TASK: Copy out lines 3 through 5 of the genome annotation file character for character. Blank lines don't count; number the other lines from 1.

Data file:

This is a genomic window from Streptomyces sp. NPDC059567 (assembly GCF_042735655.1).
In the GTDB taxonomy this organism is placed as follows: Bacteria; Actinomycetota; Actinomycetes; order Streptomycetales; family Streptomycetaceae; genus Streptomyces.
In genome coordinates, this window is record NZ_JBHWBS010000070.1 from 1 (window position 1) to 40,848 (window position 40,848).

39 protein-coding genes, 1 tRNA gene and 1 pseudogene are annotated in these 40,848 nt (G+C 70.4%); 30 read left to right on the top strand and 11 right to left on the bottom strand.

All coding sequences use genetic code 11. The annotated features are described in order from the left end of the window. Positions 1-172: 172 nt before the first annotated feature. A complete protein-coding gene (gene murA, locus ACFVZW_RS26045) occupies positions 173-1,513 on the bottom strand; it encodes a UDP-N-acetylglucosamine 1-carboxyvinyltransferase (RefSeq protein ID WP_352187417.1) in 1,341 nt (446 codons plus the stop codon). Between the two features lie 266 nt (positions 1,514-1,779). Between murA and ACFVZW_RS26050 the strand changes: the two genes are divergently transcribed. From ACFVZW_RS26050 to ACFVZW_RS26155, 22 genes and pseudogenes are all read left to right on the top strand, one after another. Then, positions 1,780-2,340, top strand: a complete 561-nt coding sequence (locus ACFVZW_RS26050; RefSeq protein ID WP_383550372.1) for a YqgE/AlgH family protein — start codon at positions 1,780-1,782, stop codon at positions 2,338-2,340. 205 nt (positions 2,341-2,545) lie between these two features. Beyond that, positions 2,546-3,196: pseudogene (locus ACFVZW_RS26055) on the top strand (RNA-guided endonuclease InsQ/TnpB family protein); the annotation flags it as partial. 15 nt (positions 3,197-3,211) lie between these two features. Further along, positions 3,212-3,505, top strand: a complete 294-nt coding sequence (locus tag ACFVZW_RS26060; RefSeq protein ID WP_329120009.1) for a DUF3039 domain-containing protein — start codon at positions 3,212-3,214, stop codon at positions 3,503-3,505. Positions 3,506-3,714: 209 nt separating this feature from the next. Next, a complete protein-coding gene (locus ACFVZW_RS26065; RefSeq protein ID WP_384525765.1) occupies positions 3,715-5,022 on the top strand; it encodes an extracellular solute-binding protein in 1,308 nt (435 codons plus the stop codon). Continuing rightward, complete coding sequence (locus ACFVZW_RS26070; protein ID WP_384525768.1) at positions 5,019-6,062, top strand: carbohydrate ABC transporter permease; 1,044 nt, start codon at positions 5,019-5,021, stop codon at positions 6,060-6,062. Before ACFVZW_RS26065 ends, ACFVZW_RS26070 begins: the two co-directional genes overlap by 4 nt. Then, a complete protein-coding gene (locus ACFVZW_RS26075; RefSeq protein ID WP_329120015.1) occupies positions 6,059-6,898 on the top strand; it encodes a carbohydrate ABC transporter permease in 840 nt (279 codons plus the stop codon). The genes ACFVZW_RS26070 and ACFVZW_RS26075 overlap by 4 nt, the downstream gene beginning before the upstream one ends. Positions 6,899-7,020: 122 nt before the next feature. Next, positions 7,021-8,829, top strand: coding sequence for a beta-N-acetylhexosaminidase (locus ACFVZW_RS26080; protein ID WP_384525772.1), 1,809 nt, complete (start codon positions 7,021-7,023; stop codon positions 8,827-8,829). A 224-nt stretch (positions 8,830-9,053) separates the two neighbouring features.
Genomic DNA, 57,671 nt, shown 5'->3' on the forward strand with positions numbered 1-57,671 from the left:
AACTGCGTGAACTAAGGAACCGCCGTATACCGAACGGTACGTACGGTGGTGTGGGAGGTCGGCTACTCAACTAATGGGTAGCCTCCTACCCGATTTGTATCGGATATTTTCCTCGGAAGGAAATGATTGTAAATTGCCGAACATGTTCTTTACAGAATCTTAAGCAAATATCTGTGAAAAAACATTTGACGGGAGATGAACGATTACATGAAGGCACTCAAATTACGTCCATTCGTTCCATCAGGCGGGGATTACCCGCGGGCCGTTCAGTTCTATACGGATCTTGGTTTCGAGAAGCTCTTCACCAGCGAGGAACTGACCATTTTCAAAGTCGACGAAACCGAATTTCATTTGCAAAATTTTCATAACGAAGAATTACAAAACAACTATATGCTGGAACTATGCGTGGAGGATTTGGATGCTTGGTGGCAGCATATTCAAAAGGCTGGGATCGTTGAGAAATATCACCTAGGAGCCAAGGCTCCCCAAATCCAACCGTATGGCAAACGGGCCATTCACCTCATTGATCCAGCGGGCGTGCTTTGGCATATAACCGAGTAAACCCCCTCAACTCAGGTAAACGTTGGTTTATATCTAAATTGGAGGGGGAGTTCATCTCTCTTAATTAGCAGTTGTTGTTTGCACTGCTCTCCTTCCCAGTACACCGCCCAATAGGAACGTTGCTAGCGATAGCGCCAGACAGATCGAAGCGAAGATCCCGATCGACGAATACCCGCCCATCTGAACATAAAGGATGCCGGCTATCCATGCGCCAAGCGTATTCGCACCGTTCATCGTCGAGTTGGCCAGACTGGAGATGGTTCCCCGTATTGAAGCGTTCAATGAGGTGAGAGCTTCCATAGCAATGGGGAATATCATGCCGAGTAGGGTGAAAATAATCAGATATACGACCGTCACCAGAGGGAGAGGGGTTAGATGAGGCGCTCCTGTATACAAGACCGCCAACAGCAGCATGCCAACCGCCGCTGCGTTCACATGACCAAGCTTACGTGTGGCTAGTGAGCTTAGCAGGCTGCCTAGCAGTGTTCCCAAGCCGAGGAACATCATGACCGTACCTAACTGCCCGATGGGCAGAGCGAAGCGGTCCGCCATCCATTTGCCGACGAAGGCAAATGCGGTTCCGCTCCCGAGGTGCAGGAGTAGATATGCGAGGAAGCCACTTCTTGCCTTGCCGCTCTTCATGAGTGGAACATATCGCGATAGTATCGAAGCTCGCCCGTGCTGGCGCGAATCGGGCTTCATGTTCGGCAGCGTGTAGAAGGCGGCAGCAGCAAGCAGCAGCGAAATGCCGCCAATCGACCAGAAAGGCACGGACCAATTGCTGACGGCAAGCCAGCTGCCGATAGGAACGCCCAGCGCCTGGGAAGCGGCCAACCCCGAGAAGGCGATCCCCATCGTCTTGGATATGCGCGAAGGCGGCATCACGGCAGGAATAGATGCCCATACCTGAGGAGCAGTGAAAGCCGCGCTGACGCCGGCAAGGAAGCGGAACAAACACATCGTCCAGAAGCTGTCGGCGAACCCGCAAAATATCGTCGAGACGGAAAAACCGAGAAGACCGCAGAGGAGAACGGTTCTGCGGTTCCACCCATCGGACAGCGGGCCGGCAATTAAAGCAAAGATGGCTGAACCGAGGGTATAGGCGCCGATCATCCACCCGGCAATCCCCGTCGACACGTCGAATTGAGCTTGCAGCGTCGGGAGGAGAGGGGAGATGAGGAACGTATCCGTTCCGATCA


In genome coordinates, this window is record NZ_JBHWBS010000070.1 from 1 (window position 1) to 40,848 (window position 40,848).

39 protein-coding genes, 1 tRNA gene and 1 pseudogene are annotated in these 40,848 nt (G+C 70.4%); 30 read left to right on the top strand and 11 right to left on the bottom strand.

All coding sequences use genetic code 11. The annotated features are described in order from the left end of the window. Positions 1-172: 172 nt before the first annotated feature. A complete protein-coding gene (gene murA, locus ACFVZW_RS26045) occupies positions 173-1,513 on the bottom strand; it encodes a UDP-N-acetylglucosamine 1-carboxyvinyltransferase (RefSeq protein ID WP_352187417.1) in 1,341 nt (446 codons plus the stop codon). Between the two features lie 266 nt (positions 1,514-1,779). Between murA and ACFVZW_RS26050 the strand changes: the two genes are divergently transcribed. From ACFVZW_RS26050 to ACFVZW_RS26155, 22 genes and pseudogenes are all read left to right on the top strand, one after another. Then, positions 1,780-2,340, top strand: a complete 561-nt coding sequence (locus ACFVZW_RS26050; RefSeq protein ID WP_383550372.1) for a YqgE/AlgH family protein — start codon at positions 1,780-1,782, stop codon at positions 2,338-2,340. 205 nt (positions 2,341-2,545) lie between these two features. Beyond that, positions 2,546-3,196: pseudogene (locus ACFVZW_RS26055) on the top strand (RNA-guided endonuclease InsQ/TnpB family protein); the annotation flags it as partial. 15 nt (positions 3,197-3,211) lie between these two features. Further along, positions 3,212-3,505, top strand: a complete 294-nt coding sequence (locus tag ACFVZW_RS26060; RefSeq protein ID WP_329120009.1) for a DUF3039 domain-containing protein — start codon at positions 3,212-3,214, stop codon at positions 3,503-3,505. Positions 3,506-3,714: 209 nt separating this feature from the next. Next, a complete protein-coding gene (locus ACFVZW_RS26065; RefSeq protein ID WP_384525765.1) occupies positions 3,715-5,022 on the top strand; it encodes an extracellular solute-binding protein in 1,308 nt (435 codons plus the stop codon). Continuing rightward, complete coding sequence (locus ACFVZW_RS26070; protein ID WP_384525768.1) at positions 5,019-6,062, top strand: carbohydrate ABC transporter permease; 1,044 nt, start codon at positions 5,019-5,021, stop codon at positions 6,060-6,062. Before ACFVZW_RS26065 ends, ACFVZW_RS26070 begins: the two co-directional genes overlap by 4 nt. Then, a complete protein-coding gene (locus ACFVZW_RS26075; RefSeq protein ID WP_329120015.1) occupies positions 6,059-6,898 on the top strand; it encodes a carbohydrate ABC transporter permease in 840 nt (279 codons plus the stop codon). The genes ACFVZW_RS26070 and ACFVZW_RS26075 overlap by 4 nt, the downstream gene beginning before the upstream one ends. Positions 6,899-7,020: 122 nt before the next feature. Next, positions 7,021-8,829, top strand: coding sequence for a beta-N-acetylhexosaminidase (locus ACFVZW_RS26080; protein ID WP_384525772.1), 1,809 nt, complete (start codon positions 7,021-7,023; stop codon positions 8,827-8,829). A 224-nt stretch (positions 8,830-9,053) separates the two neighbouring features.